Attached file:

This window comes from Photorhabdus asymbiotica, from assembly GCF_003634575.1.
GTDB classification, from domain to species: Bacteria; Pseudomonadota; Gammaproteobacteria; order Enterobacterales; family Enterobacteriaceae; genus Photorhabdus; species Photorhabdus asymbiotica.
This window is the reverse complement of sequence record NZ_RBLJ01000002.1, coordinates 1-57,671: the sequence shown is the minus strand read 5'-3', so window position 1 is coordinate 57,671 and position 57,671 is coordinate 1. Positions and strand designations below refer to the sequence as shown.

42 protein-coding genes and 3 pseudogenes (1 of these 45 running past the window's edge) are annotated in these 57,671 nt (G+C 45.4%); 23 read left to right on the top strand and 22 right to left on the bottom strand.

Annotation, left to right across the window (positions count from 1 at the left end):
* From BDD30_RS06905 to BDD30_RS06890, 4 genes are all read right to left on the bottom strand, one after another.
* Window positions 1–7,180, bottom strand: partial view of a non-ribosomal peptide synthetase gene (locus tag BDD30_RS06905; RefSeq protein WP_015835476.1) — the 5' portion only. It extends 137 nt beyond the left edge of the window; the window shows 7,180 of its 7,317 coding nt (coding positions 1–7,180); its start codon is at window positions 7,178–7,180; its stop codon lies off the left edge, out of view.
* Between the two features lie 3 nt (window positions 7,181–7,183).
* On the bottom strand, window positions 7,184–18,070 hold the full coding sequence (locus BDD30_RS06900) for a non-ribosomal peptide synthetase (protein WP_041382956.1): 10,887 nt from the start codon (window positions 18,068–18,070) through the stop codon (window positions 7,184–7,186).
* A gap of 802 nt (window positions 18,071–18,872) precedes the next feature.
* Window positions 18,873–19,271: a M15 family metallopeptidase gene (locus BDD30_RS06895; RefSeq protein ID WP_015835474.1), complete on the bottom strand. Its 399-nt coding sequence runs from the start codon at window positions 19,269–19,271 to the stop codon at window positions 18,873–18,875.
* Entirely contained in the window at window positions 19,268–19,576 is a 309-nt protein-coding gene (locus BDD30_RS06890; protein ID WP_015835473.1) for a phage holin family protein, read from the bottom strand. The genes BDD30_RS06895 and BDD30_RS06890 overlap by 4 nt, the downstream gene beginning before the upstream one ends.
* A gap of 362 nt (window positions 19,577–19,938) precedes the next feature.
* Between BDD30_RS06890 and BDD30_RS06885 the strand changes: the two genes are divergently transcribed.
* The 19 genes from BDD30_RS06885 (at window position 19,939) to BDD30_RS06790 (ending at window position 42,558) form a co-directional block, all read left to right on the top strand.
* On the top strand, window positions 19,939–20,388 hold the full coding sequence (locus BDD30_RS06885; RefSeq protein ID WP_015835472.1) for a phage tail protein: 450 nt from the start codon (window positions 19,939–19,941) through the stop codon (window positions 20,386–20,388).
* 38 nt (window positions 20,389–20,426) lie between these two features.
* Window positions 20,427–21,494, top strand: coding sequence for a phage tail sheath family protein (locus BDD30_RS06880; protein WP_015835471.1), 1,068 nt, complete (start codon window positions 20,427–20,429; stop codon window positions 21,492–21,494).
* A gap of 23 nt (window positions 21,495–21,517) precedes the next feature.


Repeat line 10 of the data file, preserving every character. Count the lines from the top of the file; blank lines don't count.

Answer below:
* A gap of 802 nt (window positions 18,071–18,872) precedes the next feature.